<animate> attribute. We can set a value of “freeze” within this attribute so that the animation freezes once it is complete and does not restart.
The repeatCount attribute specifies the number of times an animation should take place. This value can be either a number, or “indefinite”.
To target gradients specifically we need to have an idea of what properties we would like to animate, like the stop-color, offset, and/or the specific coordinates.
When we reviewed the code for the moving rectangle animation above the
<animate> element resided within the shape’s element, the
<rect>. In order to animate gradient stops we place the
<animate> element within the specific
<stop> we intend to animate. To animate an attribute directly within the a
<radialGradient> element, like coordinates for example, we position
<animate> within the gradient element, but outside of the
Here’s a look at the structure for an animation on the stop-color of a
<stop offset="<value>" stop-color="<color>"> <animate attributeName="stop-color" from=”<color>” to=”<color> dur="<duration>" repeatCount="indefinite" /> </stop>
To demonstrate the possibilities of animating SVG gradients we will look at some potential effects for a fictional camping site. The demos consist of animated gradients on fire, trees, and a skyline.
Demo 1: Fire
Within the fire SVG we are targeting two flames to fill and animate, and as mentioned all the details are listed within a
<defs> element in the
<defs> <radialGradient id="smallGradient" fy="90%"> <stop offset="0%" stop-color="#f4c708"></stop> <stop offset="100%" stop-color="#f7e69a"></stop> <animate attributeName="fy" dur="700ms" from="90%" to="0%" repeatCount="indefinite" /> </radialGradient> <radialGradient id="largeGradient" fy="90%"> <stop offset="0%" stop-color="#ff8806"></stop> <stop offset="100%" stop-color="#d9574a"></stop> <animate attributeName="fy" dur="700ms" from="90%" to="0%" repeatCount="indefinite" /> </radialGradient> </defs>
There are two radial gradients, “smallGradient” and “largeGradient”. The same animation is applied to each gradient targeting the fy coordinate point and moving it from 90% to 0% within 700ms. The animation is set to take place indefinitely.
The assignment of these gradients is done by adding the gradient ID to the “fill” of the shape via a URL, for example:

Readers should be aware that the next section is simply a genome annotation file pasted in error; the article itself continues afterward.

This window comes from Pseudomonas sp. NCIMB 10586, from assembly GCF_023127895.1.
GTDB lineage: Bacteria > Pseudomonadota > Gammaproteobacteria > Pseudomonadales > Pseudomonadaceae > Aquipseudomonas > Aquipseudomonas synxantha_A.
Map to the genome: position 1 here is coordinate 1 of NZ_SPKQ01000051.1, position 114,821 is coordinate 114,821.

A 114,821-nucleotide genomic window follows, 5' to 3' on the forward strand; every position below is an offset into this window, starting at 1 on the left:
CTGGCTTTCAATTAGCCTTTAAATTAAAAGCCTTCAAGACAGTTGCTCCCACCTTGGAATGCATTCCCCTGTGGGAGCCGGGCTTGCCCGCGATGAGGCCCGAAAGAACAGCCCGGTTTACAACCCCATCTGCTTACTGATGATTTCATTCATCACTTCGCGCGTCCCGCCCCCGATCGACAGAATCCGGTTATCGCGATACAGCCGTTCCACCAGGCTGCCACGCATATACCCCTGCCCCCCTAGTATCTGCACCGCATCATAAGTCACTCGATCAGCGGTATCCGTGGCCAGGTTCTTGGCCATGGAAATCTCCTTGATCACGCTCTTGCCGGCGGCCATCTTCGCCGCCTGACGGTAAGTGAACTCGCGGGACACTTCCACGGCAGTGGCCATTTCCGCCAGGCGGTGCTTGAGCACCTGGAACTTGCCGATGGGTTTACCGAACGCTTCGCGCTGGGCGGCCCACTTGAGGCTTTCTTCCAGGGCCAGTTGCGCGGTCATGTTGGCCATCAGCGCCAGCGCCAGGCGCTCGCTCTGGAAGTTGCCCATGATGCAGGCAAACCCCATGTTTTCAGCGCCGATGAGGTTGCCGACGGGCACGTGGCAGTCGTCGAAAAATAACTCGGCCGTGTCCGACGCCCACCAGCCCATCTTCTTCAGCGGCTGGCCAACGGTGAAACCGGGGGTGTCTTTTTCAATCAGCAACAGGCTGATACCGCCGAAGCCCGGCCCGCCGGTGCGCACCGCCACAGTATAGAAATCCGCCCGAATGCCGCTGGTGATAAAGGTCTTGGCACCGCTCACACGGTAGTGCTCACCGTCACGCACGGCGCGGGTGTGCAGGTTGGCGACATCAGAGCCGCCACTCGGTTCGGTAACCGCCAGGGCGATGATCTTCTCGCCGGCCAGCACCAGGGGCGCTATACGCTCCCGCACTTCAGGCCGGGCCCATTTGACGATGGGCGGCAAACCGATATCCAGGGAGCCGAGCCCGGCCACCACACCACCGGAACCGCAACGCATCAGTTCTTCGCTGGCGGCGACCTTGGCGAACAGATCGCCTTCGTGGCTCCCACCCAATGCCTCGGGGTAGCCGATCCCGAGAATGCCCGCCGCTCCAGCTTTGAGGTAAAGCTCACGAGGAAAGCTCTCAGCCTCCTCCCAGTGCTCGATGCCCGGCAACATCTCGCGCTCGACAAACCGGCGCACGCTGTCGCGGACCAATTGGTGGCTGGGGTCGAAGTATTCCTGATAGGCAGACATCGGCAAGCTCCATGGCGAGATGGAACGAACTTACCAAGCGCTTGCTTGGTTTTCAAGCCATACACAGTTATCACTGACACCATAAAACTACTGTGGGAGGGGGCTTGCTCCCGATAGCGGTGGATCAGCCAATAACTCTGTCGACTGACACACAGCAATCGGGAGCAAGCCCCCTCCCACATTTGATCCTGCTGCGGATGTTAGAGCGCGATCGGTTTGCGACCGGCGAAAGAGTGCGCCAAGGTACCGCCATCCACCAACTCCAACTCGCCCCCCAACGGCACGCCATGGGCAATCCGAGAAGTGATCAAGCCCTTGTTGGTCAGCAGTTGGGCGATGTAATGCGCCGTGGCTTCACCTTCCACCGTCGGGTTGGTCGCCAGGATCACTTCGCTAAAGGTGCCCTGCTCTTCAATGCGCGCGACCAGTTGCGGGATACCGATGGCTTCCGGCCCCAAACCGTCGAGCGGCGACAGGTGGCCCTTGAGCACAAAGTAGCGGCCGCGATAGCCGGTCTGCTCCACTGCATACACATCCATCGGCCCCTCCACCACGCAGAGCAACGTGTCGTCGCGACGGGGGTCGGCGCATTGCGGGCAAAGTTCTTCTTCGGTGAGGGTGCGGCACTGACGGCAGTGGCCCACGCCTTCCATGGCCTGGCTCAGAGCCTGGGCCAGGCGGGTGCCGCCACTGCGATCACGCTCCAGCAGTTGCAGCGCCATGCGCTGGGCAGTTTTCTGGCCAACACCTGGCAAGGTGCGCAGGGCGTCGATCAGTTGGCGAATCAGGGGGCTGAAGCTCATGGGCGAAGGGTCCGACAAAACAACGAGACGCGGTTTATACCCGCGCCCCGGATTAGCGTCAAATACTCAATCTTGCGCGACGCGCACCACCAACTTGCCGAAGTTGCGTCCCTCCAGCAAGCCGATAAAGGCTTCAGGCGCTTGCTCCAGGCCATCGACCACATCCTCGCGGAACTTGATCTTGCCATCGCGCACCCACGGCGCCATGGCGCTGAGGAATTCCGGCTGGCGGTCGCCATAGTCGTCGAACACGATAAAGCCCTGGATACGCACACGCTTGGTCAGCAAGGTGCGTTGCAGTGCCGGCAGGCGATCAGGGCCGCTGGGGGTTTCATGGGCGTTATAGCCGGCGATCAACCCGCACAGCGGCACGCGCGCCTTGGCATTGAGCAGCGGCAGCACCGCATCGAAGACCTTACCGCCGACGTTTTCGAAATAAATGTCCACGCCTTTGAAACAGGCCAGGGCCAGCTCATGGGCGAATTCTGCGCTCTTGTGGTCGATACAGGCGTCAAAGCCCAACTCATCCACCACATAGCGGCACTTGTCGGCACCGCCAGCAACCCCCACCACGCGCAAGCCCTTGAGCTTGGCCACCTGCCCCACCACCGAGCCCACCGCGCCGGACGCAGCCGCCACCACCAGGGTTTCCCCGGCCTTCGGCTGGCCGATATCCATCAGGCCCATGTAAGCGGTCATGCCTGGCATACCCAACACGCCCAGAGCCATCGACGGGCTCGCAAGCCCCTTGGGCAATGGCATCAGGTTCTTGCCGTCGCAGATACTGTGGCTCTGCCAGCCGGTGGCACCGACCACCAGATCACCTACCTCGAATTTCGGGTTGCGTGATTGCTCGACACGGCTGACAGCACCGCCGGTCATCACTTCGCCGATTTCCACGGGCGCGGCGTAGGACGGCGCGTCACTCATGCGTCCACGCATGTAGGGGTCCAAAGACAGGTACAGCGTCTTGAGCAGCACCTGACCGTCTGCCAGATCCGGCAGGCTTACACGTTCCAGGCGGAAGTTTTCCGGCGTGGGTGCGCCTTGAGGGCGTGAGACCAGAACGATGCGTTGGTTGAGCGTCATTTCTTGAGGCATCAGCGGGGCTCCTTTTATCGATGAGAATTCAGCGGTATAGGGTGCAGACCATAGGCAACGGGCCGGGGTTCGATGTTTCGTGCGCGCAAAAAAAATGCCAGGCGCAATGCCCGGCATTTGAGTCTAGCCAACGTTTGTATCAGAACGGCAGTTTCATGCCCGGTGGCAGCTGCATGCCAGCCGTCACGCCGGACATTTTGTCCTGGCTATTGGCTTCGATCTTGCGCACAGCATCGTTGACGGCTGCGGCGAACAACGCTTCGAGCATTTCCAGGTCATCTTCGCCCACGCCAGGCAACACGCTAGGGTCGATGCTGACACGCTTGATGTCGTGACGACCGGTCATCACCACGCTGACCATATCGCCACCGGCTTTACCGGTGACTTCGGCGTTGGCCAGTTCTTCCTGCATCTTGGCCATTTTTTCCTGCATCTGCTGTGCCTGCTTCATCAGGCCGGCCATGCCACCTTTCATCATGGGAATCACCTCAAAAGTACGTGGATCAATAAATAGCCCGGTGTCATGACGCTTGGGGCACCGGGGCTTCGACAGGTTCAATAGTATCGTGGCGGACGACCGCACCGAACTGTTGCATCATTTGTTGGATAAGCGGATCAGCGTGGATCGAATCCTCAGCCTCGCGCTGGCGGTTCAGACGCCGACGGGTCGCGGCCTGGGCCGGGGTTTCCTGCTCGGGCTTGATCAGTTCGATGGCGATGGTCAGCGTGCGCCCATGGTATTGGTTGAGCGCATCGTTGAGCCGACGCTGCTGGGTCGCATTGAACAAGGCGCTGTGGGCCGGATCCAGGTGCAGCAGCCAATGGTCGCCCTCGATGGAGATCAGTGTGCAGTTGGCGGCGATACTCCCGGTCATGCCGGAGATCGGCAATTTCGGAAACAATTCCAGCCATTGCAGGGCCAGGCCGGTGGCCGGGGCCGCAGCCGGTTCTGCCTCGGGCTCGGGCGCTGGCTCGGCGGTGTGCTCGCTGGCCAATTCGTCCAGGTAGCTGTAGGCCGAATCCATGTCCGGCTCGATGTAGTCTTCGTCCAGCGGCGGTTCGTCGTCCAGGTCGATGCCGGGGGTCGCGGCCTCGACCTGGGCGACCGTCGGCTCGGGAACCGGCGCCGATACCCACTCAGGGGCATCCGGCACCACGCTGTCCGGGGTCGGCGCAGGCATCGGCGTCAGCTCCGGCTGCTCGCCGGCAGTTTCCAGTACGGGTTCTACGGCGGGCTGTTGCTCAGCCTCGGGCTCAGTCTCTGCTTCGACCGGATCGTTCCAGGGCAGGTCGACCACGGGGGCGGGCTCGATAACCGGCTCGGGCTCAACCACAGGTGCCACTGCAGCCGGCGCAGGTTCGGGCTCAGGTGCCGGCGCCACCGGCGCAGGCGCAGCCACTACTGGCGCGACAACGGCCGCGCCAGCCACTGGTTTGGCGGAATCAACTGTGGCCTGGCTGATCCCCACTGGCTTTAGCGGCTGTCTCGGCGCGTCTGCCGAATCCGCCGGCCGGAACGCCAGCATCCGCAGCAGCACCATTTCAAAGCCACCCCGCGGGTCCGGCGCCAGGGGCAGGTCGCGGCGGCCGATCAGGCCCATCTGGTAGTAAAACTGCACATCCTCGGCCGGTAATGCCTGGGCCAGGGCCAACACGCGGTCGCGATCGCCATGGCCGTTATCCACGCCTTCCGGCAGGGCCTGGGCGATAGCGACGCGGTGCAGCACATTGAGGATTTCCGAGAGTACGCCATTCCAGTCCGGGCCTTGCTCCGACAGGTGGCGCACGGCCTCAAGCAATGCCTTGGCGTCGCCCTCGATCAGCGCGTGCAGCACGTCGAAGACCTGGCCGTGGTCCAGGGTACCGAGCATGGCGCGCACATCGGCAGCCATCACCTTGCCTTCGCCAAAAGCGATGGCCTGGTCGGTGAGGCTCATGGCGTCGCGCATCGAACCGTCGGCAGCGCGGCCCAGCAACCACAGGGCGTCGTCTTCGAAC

Demo 2: Trees
For the trees demo we will be adding the animation to the gradient stop-color. There are two gradients to represent different colors for the trees, one with dark shades of green and one with light. Each animation is essentially the same, the only difference being the colors used.
<defs> <linearGradient id="darkGradient" x1="30%" y1="70%"> <stop offset="0%" stop-color="#0b2d13"> <animate attributeName="stop-color" values="#0b2d13; #79c98c" dur="3s" fill="freeze" /> </stop> <stop offset="100%" stop-color="#79c98c"> <animate attributeName="stop-color" values="#79c98c; #0b2d13" dur="3s" fill="freeze" /> </stop> </linearGradient> <linearGradient id="lightGradient" x1="30%" y1="70%"> <stop offset="0%" stop-color="#054f16"> <animate attributeName="stop-color" values="#054f16; #91bc9c" dur="3s" fill="freeze" /> </stop> <stop offset="100%" stop-color="#91bc9c"> <animate attributeName="stop-color" values="#91bc9c; #054f16" dur="3s" fill="freeze" /> </stop> </linearGradient> </defs>
<animate> element resides within the 100% stop point for each gradient and targets the stop-color. The color values are animated through the values attribute, over a period of 3 seconds, and the animation is set to stop, or “freeze” once it completes one cycle.
Demo 3: Sky
The concept of a sunset is an ideal example of when animating a stop’s offset would be needed. There are two gradients here, each having a series of animated color changes. With an additional animation on the offset of the 100% stop point the point moves down (to 0) and then back up again.
<defs> <linearGradient id="skyGradient" x1="100%" y1="100%"> <stop offset="0%" stop-color="lightblue" stop-opacity=".5"> <animate attributeName="stop-color" values="lightblue;blue;red;red;black;red;red;purple;lightblue" dur="14s" repeatCount="indefinite" /> </stop> <stop offset="100%" stop-color="lightblue" stop-opacity=".5"> <animate attributeName="stop-color" values="lightblue;orange;purple;purple;black;purple;purple;blue;lightblue" dur="14s" repeatCount="indefinite" /> <animate attributeName="offset" values=".95;.80;.60;.40;.20;0;.20;.40;.60;.80;.95" dur="14s" repeatCount="indefinite" /> </stop> </linearGradient> </defs>
For the stop-color animations there’s a list of color values the gradient will cycle through within 14s. The additional offset animation changes the location of the 100% stop point through a series of numerical values, also within 14s.
It is important to mention here that while you should technically be able to use percentages when animating offset, and can do so without problems in Firefox, Chrome and Safari will not render the animation on the offset when percentage values are used within
<animate>. The work around here is to simply avoid using percentages, as shown in the code above.
For this article we discussed the basic structure of SVG gradients, how to utilize SVG SMIL animation once they are created, and reviewed some demos regarding how this can be handy in communicating to users.
Hopefully all this inspires you to take a look at writing gradients within SVG code and get them moving all within the same SVG element.